I had begun to devour the weekly music press at the age of twelve, starting with Disc & Music Echo, while John Peel had become my guru on the radio. I had listened to him on the independent radio ship, Radio London, and had reluctantly followed him to the BBC and their new venture, Radio 1. While never quite being able to forgive him for taking Auntie's shilling he did still play the most interesting music. He played Tyrannosaurus Rex every week and they became the next object of my adulation. Again I bought the first three albums the moment they were released. I had pestered the poor man behind the counter at the local Rumbelow's for weeks leading to the release of "My People Were Fair And Had Sky In Their Hair, But Now They're Content To Wear Stars On Their Brows" and I bought Marc Bolan's book of poems, "The Warlock Of Love", with similar haste. I was devastated when Steve Peregine Took left. He was my favourite - it wasn't just the long hair, the cloak and the percussion, but he added those strange and beautiful vocalisations to the songs. I was horrified when, in 1970, Jeff Dexter played "Ride A White Swan" over and over and over again at the Third Isle Of Wight Festival. I wasn't aware of the controversy caused by Bob Dylan's expansion into electric expression at the time, but I think I felt betrayed in the same way as John Cordwell who shouted, "Judas!" during the second half of the concert at The Free Trade Hall in Manchester on 17th May 1966. From that moment my relationship with Tyrannosaurus Rex was severed. I had been prepared to give the new man, Mickey Finn, a try but every further move into commercialism (including the unconscionable shortening of a great band name) distanced me more from the band.
At the height of my affection for Tyrannosaurus Rex, though, I begged my parents to let me go and see them play live. Obviously it was not feasible for a thirteen year-old to be allowed to attend one of the all-night gigs at Middle Earth in London that were the tofu of many legends in those days, but when the Babylonian Mouthpiece Show was organised at the Royal Festival Hall 3rd June 1968, my mum and dad relented and bought tickets for the whole family to attend.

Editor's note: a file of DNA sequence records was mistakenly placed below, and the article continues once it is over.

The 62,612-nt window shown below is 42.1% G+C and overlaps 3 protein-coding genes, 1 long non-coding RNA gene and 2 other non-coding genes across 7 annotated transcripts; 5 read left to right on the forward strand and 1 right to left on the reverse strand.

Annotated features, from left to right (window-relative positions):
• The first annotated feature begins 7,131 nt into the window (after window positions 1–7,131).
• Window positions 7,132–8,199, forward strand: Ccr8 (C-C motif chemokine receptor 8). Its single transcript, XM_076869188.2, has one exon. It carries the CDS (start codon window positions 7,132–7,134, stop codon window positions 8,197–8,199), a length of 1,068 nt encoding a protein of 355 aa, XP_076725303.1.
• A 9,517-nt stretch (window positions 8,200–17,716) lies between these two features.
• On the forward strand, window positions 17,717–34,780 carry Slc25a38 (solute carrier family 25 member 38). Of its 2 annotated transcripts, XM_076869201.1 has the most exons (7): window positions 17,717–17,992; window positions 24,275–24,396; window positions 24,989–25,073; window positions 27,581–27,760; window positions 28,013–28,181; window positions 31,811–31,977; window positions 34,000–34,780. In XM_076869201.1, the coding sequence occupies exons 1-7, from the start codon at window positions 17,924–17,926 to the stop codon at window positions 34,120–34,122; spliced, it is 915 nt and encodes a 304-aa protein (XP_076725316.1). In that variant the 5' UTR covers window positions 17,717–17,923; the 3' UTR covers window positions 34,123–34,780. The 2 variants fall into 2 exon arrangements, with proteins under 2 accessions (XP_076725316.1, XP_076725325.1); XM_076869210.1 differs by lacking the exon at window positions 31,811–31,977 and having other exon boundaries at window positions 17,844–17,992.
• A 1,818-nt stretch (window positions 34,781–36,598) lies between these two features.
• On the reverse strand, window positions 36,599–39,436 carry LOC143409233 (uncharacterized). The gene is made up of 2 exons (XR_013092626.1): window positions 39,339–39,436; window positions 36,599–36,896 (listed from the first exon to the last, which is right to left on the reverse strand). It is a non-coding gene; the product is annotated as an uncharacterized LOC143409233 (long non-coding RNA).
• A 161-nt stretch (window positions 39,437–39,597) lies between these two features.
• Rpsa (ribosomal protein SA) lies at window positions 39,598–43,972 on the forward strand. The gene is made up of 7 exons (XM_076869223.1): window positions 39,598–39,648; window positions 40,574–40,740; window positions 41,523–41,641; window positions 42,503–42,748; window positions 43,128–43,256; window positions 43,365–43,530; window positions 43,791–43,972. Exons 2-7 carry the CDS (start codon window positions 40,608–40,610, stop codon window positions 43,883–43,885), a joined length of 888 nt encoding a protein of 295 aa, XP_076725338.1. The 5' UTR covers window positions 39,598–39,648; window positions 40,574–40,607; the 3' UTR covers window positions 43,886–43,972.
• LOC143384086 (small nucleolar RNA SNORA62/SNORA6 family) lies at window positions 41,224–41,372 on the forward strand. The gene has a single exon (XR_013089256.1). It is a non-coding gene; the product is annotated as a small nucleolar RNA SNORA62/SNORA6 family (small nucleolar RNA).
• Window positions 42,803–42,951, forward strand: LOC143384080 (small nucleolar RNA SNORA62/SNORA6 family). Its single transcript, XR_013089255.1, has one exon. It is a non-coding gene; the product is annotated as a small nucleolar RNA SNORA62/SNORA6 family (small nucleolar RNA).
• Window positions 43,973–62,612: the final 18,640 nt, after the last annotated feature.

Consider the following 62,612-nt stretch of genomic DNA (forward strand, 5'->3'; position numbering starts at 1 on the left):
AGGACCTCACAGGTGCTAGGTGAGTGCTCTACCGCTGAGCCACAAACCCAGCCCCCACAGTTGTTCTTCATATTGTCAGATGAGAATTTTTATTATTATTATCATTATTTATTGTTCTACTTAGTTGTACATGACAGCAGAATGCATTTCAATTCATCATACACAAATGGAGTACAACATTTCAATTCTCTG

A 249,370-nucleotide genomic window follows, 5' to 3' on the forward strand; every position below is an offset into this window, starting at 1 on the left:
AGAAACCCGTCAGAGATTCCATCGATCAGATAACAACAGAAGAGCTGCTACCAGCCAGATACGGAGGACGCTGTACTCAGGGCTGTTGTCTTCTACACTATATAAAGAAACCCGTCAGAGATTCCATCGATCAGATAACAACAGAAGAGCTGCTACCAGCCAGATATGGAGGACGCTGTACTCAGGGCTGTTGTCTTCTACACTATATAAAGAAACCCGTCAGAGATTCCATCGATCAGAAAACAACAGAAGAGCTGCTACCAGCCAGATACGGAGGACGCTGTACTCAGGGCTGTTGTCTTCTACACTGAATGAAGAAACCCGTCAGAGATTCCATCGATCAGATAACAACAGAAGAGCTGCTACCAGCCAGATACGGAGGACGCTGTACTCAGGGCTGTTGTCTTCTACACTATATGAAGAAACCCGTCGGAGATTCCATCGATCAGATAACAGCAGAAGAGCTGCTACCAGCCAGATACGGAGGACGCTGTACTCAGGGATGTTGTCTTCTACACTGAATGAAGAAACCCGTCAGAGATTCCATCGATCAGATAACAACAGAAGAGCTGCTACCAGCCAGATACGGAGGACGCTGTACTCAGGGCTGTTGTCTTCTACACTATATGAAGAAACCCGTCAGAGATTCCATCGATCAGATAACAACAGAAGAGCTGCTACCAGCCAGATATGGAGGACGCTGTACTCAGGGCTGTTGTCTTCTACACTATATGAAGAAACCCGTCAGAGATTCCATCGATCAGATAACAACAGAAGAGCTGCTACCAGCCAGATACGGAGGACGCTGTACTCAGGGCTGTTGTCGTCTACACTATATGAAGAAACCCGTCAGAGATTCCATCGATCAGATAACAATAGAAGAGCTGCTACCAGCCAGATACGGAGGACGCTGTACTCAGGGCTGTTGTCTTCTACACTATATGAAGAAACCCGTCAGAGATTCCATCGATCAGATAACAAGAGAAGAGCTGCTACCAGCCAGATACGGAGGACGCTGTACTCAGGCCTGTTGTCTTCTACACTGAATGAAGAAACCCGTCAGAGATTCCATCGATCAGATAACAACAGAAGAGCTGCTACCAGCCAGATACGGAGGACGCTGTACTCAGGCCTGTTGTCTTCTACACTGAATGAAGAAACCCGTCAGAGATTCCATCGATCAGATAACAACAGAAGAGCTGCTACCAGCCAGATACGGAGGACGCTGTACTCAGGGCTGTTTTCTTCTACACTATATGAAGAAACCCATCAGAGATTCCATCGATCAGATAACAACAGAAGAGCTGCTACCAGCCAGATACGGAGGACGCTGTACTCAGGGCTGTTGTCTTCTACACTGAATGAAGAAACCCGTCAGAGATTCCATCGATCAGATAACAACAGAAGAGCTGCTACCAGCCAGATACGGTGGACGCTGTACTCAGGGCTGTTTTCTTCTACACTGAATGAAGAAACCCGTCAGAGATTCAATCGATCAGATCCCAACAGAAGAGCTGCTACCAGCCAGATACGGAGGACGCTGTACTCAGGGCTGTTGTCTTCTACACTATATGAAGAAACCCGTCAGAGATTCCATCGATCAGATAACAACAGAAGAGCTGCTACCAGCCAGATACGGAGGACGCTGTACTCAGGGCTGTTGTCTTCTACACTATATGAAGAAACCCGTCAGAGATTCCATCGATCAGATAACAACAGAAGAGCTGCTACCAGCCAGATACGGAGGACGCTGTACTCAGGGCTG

|This isn't my ticket, but wasn't far from where I sat.|
Recently I stumbled across Roy Harper's website. He seems to have most of the licenses to his recordings and is able to offer them as downloads. I jumped at the chance of buying a download copy of "Come Out Fighting, Ghengis Smith" and getting my ears wrapped around the title track that has been such an important influence on the way I make music now, or the mysterious "Highgate Cemetery", the doped up, "You Don't Need Money" and the extraordinary "Circle". Although my own parents never put me under the same pressure as the parents of the schoolboy in the song I identified very strongly with the protagonist - victim status has been fashionable for a very long time. As I was downloading the album and one or two others that caught my eye I also saw a hardback version of a book of Roy Harper's lyrics, photographs and recollections, "The Passions Of Great Fortune". I bought that too. I sent an e-mail message to the web-site sharing something of what I have written here. I didn't know if Roy Harper saw the e-mails that were directed to his site. A few days later a heavy package arrived from Ireland. It was my book. Indeed it is a beautiful volume and it was great to have the lyrics of most of the words in one place. As I opened it I came to the title page and there in thick black pen was a personal message from Roy Harper addressed to me and thanking me for my recollections. I cannot say just how much I was touched by this simple and thoughtful gesture. It's a lesson many could learn and a reminder to myself to try and be nice to people.
A couple of weeks ago I went to Norwich to see (and this time hear) Lulu in concert. She was, of course, superb. She has one of the finest rock voices this land has ever produced and, maybe I'm just an old softy, but I did find it very moving that she has only recently found her own voice as a songwriter along with the confidence to sing her own songs. I bought a signed copy of her cd of those songs. I do find great satisfaction in completing previously unfinished business, even if it takes me fifty years.